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Respiratory system




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USMLE® Step 1 questions

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USMLE® Step 1 style questions USMLE

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A 17-year-old girl comes to the clinic for evaluation of a worsening productive cough. The symptoms have been worsening over the past week, and she has noticed increased production of foul-smelling, blood-tinged sputum. She has had multiple similar episodes in the past that mildly improved with antibiotics, but the cough has always persisted. The patient does not smoke cigarettes or use illicit substances. She takes pancreatic enzyme supplements for chronic diarrhea. Temperature is 39.0°C (102.2°F), pulse is 104/min, respirations are 22/min, and blood pressure is 124/75 mmHg. Physical examination reveals digital clubbing. Lung auscultation demonstrates diffuse wheezes and crackles. Which of the following findings will most likely be present in this patient?  

External References

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bronchiectasis p. 700


Aspergillus fumigatus p. , 150

cystic fibrosis p. 58

Kartagener syndrome p. 47, 714

Cystic fibrosis p. 58

bronchiectasis p. 700


Bronchiectasis can be broken down into “Bronchi” which refers to the bronchi and bronchiole airways of the lower lungs, and “-ectasis” means a dilation or expansion.

So in bronchiectasis chronic inflammation causes the bronchi and bronchioles to get damaged and dilated. Bronchiectasis is an obstructive lung disease, and that’s largely because the inflammation causes mucus plugs to form in the airways, and those mucus plugs obstruct airflow.

Normally, when taking a breath, the diaphragm muscle moves down and that creates negative pressure within the chest. This draws air in through the mouth or nose, and down the trachea.

Once there it goes into one of the primary bronchi or main bronchi, then secondary bronchi or lobar bronchus, then tertiary bronchi or segmental bronchus, and finally into the bronchioles which lead into the alveoli.

The alveoli is where the majority of gas exchange occurs in the lungs.

Taking a closer look at the airways, particularly the walls of the airways, they’ve got elastin fibers, which help give them their rubber-band like properties, and are lined with epithelial cells - some of which have brush-like projections, called cilia on their surface and others that secrete mucus.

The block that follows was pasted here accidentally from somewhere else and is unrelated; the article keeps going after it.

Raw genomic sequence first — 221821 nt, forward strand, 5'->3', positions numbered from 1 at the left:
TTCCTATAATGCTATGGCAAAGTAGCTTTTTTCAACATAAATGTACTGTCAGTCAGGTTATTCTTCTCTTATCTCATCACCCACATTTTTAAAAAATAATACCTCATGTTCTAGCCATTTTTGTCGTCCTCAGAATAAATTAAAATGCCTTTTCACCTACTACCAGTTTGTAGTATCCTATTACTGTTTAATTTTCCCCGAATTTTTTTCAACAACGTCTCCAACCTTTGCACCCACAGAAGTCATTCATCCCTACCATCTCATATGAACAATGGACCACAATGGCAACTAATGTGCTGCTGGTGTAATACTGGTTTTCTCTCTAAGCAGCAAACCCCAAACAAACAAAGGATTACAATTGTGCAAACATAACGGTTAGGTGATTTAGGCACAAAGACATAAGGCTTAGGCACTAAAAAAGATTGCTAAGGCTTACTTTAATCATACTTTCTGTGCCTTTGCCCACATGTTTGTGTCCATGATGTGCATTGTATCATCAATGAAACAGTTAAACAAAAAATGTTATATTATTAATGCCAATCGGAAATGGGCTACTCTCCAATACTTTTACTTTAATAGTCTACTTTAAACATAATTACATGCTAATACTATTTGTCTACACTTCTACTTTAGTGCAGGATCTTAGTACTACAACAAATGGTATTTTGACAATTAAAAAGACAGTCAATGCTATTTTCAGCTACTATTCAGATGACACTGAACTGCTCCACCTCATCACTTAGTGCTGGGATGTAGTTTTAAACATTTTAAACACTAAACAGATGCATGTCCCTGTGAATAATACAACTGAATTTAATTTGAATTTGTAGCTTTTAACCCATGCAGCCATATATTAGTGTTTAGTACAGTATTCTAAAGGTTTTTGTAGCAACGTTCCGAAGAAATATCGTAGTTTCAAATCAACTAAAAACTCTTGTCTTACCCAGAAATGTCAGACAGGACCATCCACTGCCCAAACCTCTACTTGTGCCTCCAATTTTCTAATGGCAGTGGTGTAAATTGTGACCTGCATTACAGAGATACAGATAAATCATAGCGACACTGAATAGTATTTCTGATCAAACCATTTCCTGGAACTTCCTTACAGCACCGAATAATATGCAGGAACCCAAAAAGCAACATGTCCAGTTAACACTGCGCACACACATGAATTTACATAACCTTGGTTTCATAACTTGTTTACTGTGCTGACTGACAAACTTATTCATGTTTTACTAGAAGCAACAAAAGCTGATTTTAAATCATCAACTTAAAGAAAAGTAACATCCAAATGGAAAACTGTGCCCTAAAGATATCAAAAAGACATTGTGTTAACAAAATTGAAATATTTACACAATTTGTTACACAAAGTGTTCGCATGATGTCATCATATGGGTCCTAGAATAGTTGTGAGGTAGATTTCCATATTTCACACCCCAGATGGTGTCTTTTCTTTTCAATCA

The mucus traps foreign particles like bacteria and dust, and the mucus then gets swept upwards and out of the lungs by the cilia.

Together this whole system is called the mucociliary escalator.

Eventually that mucus and any stuck particles move into the esophagus and get swallowed and destroyed by the acid in the stomach! That’s right - you’re swallowing that mucus as you watch this.


Bronchiectasis is a chronic inflammation of the bronchi and the bronchioles, which damages the mucociliary escalator and the walls of the airways. This causes mucus to accumulate and get stuck in the airways, and form mucus plugs that can lead to serious infections, difficulty breathing, and a variety of other health problems. Common causes of bronchiectasis include long-term exposure to cigarette smoke, respiratory infections such as pneumonia, and cystic fibrosis.


  1. "Robbins Basic Pathology" Elsevier (2017)
  2. "Harrison's Principles of Internal Medicine, Twentieth Edition (Vol.1 & Vol.2)" McGraw-Hill Education / Medical (2018)
  3. "Pathophysiology of Disease: An Introduction to Clinical Medicine 7/E (ENHANCED EBOOK)" McGraw Hill Professional (2014)
  4. "CURRENT Medical Diagnosis and Treatment 2020" McGraw-Hill Education / Medical (2019)
  5. "Non–Cystic Fibrosis Bronchiectasis" American Journal of Respiratory and Critical Care Medicine (2013)
  6. "Etiology of Non–Cystic Fibrosis Bronchiectasis in Adults and Its Correlation to Disease Severity" Annals of the American Thoracic Society (2015)
  7. "Bronchiectasis" Nature Reviews Disease Primers (2018)

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